The Published Parameters is a title transition effects builder and allows you to add In and Out animations to your title with a few clicks. There are far too many possible effects you can create from the tab, so we’re going to give you a rundown of all the settings, then show you how quickly you can make an incredible title effect.
The settings are divided into two: In effects at the top and Out effects at the bottom; this is great as it means you can have different animations at the start and end of your text.
Many of the settings you will find here, such as Opacity, Position, Scale, Rotation, Tracking, and Blur are all self-explanatory; you can use them to create your animation’s motion.
To create the animation, you don’t need to create keyframes, as FCP does that bit for you. The In Sequencing setting allows you to change how FCP interprets your customizations, going from your chosen state to it or even repeating it as an excellent constant title effect.
If you want to animate words individually, you don’t need to create a separate title for each word or text line. The Unit Size, In Spread and Direction settings, refer to how your title is divided for the animation. You can choose to animate in by Character, Word, or Line; determine whether the animation starts at the beginning or end of your message, and decide how much overlap there is between the units.
Cinematic 3D Zoom Titles
To show you just how powerful the Custom Title is, we’re going to take you step-by-step through how to create a complicated 3D style title.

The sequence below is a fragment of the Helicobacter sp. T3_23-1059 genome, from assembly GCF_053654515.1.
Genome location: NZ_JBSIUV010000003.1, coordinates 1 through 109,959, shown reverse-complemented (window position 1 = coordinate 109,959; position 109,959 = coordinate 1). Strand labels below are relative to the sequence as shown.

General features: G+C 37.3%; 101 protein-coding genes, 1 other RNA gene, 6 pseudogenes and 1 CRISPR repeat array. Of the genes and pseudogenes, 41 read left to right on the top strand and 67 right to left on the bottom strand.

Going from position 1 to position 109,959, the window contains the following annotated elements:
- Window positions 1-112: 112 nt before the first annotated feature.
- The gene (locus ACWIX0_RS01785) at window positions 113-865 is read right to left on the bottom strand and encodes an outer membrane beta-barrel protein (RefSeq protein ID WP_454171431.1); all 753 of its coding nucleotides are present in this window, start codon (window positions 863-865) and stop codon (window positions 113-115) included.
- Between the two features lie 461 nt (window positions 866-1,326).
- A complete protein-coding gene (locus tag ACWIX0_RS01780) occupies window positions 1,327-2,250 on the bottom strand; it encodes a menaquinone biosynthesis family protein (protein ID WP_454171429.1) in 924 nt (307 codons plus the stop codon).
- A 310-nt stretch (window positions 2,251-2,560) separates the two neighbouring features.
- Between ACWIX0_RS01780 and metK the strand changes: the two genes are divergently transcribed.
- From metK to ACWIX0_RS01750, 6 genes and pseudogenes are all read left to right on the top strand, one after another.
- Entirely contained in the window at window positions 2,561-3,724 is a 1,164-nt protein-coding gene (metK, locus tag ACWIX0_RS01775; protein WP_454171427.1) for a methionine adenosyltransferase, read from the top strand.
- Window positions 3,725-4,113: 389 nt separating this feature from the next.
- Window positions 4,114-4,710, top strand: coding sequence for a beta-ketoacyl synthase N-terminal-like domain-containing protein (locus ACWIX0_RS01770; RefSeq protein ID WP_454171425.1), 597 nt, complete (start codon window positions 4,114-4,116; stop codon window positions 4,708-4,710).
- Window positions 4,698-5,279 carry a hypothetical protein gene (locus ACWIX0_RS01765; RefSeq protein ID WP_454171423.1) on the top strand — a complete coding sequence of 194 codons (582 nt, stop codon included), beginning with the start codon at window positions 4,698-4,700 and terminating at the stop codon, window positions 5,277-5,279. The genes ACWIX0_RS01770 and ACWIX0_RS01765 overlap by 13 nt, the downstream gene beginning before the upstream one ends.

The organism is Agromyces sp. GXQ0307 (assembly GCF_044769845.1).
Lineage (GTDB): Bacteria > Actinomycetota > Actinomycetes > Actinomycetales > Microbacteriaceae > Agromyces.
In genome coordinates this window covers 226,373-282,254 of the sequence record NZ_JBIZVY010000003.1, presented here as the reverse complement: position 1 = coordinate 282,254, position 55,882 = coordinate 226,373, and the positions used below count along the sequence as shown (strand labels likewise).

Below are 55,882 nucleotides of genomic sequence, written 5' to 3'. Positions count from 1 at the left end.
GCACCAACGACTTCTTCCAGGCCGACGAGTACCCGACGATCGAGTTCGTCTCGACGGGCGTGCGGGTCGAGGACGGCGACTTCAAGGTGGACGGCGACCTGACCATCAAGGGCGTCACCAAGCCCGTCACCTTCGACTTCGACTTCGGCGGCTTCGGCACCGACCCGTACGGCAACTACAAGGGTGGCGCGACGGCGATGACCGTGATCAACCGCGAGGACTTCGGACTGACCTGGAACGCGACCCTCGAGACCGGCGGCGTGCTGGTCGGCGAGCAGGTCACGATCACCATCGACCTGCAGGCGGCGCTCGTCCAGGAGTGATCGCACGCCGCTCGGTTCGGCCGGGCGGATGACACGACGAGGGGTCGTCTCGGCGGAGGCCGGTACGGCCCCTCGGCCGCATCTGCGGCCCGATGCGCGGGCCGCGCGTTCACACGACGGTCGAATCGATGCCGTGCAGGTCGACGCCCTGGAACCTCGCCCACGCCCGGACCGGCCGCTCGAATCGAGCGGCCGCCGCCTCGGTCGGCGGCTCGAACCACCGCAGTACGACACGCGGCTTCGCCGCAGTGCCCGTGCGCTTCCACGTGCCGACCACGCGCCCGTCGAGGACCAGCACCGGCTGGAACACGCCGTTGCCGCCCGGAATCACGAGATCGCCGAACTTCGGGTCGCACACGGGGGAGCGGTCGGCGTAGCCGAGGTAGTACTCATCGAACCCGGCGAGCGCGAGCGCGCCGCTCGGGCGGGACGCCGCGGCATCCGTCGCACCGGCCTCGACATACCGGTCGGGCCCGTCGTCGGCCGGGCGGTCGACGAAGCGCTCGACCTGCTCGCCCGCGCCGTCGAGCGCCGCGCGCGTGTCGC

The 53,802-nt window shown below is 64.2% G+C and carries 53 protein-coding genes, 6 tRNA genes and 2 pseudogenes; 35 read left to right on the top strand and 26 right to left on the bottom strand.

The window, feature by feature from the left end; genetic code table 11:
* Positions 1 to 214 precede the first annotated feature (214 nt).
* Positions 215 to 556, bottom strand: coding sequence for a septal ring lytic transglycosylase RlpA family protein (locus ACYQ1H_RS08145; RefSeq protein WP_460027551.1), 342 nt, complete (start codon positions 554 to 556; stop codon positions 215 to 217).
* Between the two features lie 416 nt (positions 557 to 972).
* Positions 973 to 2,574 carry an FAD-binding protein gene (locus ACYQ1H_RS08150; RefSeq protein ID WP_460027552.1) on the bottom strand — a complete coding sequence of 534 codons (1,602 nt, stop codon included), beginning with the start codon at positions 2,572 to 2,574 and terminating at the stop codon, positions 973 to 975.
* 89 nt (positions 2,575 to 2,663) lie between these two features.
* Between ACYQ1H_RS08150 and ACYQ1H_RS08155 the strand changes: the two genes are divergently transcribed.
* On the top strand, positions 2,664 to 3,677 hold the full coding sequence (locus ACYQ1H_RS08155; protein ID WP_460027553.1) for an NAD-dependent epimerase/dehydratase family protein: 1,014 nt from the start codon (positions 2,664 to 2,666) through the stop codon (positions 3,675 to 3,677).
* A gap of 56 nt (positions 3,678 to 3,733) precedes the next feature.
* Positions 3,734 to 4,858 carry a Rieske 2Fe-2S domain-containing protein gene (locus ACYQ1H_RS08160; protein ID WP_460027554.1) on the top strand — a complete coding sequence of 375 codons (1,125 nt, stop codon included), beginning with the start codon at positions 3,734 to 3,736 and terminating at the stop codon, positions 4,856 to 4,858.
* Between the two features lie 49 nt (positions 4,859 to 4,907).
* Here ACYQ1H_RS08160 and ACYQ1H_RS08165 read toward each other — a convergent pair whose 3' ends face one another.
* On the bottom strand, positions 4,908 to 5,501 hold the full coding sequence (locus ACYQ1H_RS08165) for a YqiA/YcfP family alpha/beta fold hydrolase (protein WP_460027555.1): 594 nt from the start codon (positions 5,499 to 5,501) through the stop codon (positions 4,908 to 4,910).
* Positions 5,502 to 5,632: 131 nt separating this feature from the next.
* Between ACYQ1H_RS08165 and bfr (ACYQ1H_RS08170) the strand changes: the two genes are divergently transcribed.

- Add and customize your Custom Title until you are happy with the final look of your text.
- Place your Playhead at the start of the title on the timeline and go to the Publish Parameters tab in the Effects Control Panel.
- Open the Position Settings and change the Z position to -300+ depending on how far from the distance you want it to travel.
- Adjust the In Spread, so the letters follow one another closely. Change the In Speed to Decelerate, so the animation eases into place.
- Change the In Blur to 100+ depending on how blurry you want to text to be.
- Finally, reduce the Opacity to 0, so the letters fade in. And that is it!
Part 3: Tips & Tricks When Creating Your Animated Text in Final Cut Pro
Now you know how easy it is to create your animated titles in Final Cut Pro, check out our top tips for producing extraordinary compositions.
Make Sure Your Title is Readable
There are so many options for your title effects it can be tempting to go wild. You should never forget the purpose of the title and that the audience can read it. Make sure your text is on-screen long enough and is clear enough for the viewer to read the message.
Add Sound Effects
Sound Effects are a great way of adding emphasis to your title animations. Look for sound effects that compliment your title animations or add effects to your music track to time with the text.
Use as On-Screen Text Effect
A lot of text will be used over live-action video footage, and you should consider this when creating your animations. The best title sequences work with the footage behind them, using a similar motion to the camera’s movement or subject in the film.
Compound Your Clips
You can create stunning typography style videos in Final Cut Pro using the Custom Title, but it can quickly become confusing with a cluttered timeline. If you create word clouds or titles involving more than one layer, turn them into a compound clip. Not only will this clean up your timeline, but it also makes it much easier to move your titles around.
Final Cut Pro will never have the animation functionality or Apple Motion. Still, as we’ve shown you in this tutorial, you can use the Basic and Custom Titles for a massive variety of Final Cut Pro Title animations. For Editors, creating incredible motion titles with a few clicks can help save time and energy without cutting on creativity. Also, if you are looking for some handy title plugins for Final Cut Pro, we have an awesome list here.